Single-parents in Yorkshire face climbing poverty rates

17 March 2022

Single parent households suffered the highest rates of poverty since the start of the covid-19 pandemic, new figures revealed.

Supporting figures showed Yorkshire was the second highest region for all types of poverty and 15 per cent of households couldn’t sustain for the rest of the year. 

Increased costs of living has added pressure on lone parents to make cuts on food, toys, books and games for children, according to a survey by single parent charity Gingerbread

In the survey, a single parent said: “My children don’t ever go without but I will. This week I have only eaten one cheese sandwich in three days. 

“I don’t eat regularly, don’t use heating in my bedroom, don’t smoke or drink, don’t have a social life but this way, my kids have everything that they need and they don’t go without.”

Credits: Jordan Whitt on Unsplash

Figures released by the ONS revealed that single parents were worse off as they suffered from income, expenditure, and financial wealth poverty between April 2018 to March 2020.

This means they have earned, spent and owned less than 60 per cent of the average population.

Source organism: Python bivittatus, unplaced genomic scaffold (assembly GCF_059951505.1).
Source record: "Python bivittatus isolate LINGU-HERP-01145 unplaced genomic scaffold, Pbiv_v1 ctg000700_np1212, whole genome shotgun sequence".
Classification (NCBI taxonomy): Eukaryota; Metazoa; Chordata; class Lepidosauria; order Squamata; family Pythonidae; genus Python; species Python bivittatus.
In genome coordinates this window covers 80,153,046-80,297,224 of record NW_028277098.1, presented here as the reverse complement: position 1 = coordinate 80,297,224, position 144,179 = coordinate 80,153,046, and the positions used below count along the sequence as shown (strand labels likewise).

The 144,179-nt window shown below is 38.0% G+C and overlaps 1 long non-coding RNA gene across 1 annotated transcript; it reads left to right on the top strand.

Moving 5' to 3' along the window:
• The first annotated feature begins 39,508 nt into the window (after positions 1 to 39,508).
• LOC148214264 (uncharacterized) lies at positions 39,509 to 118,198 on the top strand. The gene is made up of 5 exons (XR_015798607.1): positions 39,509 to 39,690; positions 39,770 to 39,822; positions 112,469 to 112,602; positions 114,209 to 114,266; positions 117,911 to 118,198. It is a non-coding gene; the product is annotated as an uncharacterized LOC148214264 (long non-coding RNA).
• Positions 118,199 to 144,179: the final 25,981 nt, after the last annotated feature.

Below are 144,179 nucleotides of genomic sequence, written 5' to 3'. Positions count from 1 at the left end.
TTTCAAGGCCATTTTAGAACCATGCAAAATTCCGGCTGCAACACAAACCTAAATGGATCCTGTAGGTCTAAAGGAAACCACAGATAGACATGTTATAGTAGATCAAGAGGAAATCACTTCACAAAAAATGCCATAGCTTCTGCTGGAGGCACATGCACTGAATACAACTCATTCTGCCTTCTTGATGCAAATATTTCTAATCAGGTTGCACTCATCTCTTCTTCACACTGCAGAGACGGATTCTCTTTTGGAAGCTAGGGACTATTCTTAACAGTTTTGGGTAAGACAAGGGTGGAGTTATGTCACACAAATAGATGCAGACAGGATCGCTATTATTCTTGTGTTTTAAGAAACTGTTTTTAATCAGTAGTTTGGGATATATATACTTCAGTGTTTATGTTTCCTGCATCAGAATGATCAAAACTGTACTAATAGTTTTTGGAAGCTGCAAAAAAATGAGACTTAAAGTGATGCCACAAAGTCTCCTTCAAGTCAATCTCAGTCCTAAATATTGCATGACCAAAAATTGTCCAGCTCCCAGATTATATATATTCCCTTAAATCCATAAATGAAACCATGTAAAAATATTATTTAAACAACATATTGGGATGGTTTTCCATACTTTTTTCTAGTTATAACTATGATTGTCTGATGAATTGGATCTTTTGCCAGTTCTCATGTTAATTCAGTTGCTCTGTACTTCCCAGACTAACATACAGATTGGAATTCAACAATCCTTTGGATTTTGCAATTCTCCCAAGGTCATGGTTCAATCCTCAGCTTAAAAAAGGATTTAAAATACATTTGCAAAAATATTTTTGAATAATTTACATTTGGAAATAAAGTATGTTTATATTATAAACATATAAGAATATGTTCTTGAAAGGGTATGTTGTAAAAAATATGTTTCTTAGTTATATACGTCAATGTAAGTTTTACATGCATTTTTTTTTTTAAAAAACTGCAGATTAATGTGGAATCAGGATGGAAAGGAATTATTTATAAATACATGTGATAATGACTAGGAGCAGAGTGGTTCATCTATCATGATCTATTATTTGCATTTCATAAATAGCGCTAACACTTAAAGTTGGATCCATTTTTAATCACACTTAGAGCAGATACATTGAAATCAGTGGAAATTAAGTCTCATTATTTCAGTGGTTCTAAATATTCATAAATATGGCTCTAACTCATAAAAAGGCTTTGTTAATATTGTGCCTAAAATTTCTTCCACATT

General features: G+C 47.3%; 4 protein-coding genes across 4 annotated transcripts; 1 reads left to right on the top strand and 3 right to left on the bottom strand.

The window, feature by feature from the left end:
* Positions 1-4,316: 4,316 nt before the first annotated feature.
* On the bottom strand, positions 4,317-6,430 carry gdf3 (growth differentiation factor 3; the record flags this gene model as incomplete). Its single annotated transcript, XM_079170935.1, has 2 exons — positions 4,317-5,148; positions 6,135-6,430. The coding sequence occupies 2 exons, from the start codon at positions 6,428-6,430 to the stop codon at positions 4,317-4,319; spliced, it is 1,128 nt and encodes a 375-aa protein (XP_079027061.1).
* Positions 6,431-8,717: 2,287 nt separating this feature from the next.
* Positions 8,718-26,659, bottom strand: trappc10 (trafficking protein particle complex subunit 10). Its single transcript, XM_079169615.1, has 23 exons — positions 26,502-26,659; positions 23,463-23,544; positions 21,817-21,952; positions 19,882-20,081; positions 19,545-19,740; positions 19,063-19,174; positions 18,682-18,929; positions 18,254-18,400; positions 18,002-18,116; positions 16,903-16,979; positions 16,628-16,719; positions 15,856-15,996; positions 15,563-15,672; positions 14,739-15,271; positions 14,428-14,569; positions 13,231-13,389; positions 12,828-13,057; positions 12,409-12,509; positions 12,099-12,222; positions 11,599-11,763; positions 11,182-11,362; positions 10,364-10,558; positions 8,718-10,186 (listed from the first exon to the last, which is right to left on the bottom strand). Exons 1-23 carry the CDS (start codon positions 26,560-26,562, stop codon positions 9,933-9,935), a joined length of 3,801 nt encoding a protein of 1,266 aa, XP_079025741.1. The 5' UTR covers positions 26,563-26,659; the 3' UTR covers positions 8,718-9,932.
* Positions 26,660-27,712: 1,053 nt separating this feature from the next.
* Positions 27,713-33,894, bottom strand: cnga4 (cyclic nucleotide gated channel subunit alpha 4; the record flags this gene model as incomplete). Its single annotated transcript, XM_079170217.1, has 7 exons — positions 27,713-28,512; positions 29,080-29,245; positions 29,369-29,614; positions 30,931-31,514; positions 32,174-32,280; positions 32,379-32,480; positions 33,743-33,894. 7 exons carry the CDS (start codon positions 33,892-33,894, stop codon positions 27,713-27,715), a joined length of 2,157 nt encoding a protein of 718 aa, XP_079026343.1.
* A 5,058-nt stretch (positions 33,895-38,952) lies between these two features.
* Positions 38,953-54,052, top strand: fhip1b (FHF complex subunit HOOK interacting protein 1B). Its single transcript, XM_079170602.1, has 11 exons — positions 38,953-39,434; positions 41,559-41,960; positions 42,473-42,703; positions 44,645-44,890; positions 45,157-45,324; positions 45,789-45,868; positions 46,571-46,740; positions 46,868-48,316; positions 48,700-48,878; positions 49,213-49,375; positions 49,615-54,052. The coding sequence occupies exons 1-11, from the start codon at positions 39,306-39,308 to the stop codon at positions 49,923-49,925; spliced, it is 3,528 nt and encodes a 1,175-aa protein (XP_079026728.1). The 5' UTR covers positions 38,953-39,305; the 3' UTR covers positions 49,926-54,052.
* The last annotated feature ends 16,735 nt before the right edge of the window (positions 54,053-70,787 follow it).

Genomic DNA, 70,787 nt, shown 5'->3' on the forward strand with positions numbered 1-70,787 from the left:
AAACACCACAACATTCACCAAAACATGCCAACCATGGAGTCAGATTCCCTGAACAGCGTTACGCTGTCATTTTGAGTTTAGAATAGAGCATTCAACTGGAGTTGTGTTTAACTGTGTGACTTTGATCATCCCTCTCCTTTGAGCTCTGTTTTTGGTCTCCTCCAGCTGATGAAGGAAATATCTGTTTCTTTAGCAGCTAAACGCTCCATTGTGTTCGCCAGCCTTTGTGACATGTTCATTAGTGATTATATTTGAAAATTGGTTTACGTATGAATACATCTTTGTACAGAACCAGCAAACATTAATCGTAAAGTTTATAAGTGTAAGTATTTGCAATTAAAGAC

Victoria Benson, CEO of Gingerbread, said: “Housing, food and fuel are big costs for any household but for single parents with only one income they are huge. 

“The cost-of-living crisis is already causing hunger, hardship and mental anguish for too many single parent families.

“This government needs to urgently put in place targeted support for those on low incomes or the stark reality is that more single parents and their children will be forced to live in poverty.”

The number of single parents on benefits has doubled since the start of the pandemic to over 1.4 million last September, according to a press release by Gingerbread. 

Credits: Sharon McCutcheon on Unsplash

A single parent who spoke to Gingerbread said: “Heating bills are currently crippling me, but it feels almost cruel not to heat the house to an acceptable level for my daughter. 

“I’ve already added two blankets to our beds.” 

Anyone can compare their finances to other households by using this tool.

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